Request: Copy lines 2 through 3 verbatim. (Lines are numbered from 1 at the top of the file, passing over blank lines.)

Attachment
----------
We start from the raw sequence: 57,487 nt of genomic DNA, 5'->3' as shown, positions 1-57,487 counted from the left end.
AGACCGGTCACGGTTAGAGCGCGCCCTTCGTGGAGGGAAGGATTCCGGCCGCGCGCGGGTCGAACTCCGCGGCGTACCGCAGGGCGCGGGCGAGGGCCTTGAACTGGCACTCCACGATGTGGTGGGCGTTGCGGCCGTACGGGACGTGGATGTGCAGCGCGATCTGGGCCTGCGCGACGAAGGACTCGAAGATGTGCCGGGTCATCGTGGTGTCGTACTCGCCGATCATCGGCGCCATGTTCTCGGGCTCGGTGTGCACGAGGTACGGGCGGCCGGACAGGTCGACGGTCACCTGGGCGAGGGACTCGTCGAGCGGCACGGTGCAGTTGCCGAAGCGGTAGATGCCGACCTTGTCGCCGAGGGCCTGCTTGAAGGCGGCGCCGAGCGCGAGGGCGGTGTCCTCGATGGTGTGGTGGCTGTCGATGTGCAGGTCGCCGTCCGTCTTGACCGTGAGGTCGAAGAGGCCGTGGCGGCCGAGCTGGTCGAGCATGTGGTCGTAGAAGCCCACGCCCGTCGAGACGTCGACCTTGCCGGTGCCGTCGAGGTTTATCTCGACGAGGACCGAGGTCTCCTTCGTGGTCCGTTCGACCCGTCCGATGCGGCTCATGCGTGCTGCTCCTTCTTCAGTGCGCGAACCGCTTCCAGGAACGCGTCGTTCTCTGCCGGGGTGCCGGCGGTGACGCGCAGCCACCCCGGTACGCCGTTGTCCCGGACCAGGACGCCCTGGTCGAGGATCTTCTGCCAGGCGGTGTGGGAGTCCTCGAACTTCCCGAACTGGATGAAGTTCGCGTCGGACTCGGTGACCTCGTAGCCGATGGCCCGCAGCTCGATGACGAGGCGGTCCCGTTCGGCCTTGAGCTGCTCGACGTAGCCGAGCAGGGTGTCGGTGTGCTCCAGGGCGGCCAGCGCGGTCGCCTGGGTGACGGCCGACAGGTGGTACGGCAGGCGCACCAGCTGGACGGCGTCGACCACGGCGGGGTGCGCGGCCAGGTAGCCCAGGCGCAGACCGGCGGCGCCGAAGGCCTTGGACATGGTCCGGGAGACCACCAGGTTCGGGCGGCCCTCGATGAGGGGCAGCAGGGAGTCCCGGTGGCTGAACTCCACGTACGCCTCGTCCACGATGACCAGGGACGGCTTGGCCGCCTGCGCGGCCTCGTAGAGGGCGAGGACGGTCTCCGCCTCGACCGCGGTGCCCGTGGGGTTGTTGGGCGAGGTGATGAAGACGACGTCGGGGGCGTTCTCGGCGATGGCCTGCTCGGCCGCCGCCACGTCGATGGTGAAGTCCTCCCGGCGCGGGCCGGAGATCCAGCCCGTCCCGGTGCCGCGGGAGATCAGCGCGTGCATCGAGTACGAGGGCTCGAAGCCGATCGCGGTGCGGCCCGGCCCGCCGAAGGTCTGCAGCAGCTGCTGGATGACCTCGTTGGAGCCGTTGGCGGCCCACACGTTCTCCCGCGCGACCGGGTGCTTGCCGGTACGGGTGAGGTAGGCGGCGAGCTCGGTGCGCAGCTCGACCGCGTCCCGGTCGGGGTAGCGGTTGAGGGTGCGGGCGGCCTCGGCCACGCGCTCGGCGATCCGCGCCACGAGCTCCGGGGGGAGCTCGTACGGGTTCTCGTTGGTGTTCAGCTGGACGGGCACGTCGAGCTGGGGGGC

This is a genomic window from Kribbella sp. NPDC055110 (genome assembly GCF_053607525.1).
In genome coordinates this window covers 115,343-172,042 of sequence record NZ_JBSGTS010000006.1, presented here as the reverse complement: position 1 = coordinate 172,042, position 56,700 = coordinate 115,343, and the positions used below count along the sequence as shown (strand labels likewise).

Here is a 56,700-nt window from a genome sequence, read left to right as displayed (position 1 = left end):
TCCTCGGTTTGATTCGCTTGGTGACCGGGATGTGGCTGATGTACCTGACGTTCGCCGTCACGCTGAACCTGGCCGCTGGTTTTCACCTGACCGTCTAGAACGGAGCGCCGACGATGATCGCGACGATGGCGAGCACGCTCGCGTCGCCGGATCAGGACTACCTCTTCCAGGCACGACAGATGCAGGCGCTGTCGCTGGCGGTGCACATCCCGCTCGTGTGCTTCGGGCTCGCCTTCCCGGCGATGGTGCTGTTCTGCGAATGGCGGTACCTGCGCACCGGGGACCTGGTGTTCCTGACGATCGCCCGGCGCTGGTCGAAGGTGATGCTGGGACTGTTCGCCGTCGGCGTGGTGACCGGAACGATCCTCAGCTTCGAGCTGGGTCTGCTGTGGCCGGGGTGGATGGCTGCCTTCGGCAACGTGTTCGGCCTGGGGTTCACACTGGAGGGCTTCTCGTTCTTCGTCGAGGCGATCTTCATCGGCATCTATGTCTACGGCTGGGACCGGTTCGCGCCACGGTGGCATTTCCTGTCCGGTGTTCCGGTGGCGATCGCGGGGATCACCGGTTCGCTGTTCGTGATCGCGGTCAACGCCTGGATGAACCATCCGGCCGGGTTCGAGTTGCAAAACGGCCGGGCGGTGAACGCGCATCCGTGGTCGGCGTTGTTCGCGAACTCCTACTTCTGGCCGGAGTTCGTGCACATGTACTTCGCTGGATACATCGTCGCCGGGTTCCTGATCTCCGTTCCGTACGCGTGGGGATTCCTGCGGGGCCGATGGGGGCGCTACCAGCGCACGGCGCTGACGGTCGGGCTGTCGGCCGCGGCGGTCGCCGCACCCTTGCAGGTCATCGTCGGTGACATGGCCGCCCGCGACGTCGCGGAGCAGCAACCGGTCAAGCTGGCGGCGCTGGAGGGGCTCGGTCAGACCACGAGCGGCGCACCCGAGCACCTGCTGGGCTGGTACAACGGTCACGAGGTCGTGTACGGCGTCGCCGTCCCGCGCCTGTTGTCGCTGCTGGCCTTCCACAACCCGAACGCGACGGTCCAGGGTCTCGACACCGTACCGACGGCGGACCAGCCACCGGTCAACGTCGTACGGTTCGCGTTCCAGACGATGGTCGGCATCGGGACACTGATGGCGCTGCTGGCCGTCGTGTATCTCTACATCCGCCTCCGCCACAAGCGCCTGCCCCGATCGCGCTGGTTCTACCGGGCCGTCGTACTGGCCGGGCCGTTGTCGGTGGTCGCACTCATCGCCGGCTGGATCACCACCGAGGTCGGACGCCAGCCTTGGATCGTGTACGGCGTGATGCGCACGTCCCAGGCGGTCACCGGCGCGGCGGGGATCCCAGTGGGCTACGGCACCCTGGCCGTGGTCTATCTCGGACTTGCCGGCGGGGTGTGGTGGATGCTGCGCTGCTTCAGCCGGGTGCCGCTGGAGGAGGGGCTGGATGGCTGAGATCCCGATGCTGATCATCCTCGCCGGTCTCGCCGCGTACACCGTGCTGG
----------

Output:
AGACCGGTCACGGTTAGAGCGCGCCCTTCGTGGAGGGAAGGATTCCGGCCGCGCGCGGGTCGAACTCCGCGGCGTACCGCAGGGCGCGGGCGAGGGCCTTGAACTGGCACTCCACGATGTGGTGGGCGTTGCGGCCGTACGGGACGTGGATGTGCAGCGCGATCTGGGCCTGCGCGACGAAGGACTCGAAGATGTGCCGGGTCATCGTGGTGTCGTACTCGCCGATCATCGGCGCCATGTTCTCGGGCTCGGTGTGCACGAGGTACGGGCGGCCGGACAGGTCGACGGTCACCTGGGCGAGGGACTCGTCGAGCGGCACGGTGCAGTTGCCGAAGCGGTAGATGCCGACCTTGTCGCCGAGGGCCTGCTTGAAGGCGGCGCCGAGCGCGAGGGCGGTGTCCTCGATGGTGTGGTGGCTGTCGATGTGCAGGTCGCCGTCCGTCTTGACCGTGAGGTCGAAGAGGCCGTGGCGGCCGAGCTGGTCGAGCATGTGGTCGTAGAAGCCCACGCCCGTCGAGACGTCGACCTTGCCGGTGCCGTCGAGGTTTATCTCGACGAGGACCGAGGTCTCCTTCGTGGTCCGTTCGACCCGTCCGATGCGGCTCATGCGTGCTGCTCCTTCTTCAGTGCGCGAACCGCTTCCAGGAACGCGTCGTTCTCTGCCGGGGTGCCGGCGGTGACGCGCAGCCACCCCGGTACGCCGTTGTCCCGGACCAGGACGCCCTGGTCGAGGATCTTCTGCCAGGCGGTGTGGGAGTCCTCGAACTTCCCGAACTGGATGAAGTTCGCGTCGGACTCGGTGACCTCGTAGCCGATGGCCCGCAGCTCGATGACGAGGCGGTCCCGTTCGGCCTTGAGCTGCTCGACGTAGCCGAGCAGGGTGTCGGTGTGCTCCAGGGCGGCCAGCGCGGTCGCCTGGGTGACGGCCGACAGGTGGTACGGCAGGCGCACCAGCTGGACGGCGTCGACCACGGCGGGGTGCGCGGCCAGGTAGCCCAGGCGCAGACCGGCGGCGCCGAAGGCCTTGGACATGGTCCGGGAGACCACCAGGTTCGGGCGGCCCTCGATGAGGGGCAGCAGGGAGTCCCGGTGGCTGAACTCCACGTACGCCTCGTCCACGATGACCAGGGACGGCTTGGCCGCCTGCGCGGCCTCGTAGAGGGCGAGGACGGTCTCCGCCTCGACCGCGGTGCCCGTGGGGTTGTTGGGCGAGGTGATGAAGACGACGTCGGGGGCGTTCTCGGCGATGGCCTGCTCGGCCGCCGCCACGTCGATGGTGAAGTCCTCCCGGCGCGGGCCGGAGATCCAGCCCGTCCCGGTGCCGCGGGAGATCAGCGCGTGCATCGAGTACGAGGGCTCGAAGCCGATCGCGGTGCGGCCCGGCCCGCCGAAGGTCTGCAGCAGCTGCTGGATGACCTCGTTGGAGCCGTTGGCGGCCCACACGTTCTCCCGCGCGACCGGGTGCTTGCCGGTACGGGTGAGGTAGGCGGCGAGCTCGGTGCGCAGCTCGACCGCGTCCCGGTCGGGGTAGCGGTTGAGGGTGCGGGCGGCCTCGGCCACGCGCTCGGCGATCCGCGCCACGAGCTCCGGGGGGAGCTCGTACGGGTTCTCGTTGGTGTTCAGCTGGACGGGCACGTCGAGCTGGGGGGC

This is a genomic window from Kribbella sp. NPDC055110 (genome assembly GCF_053607525.1).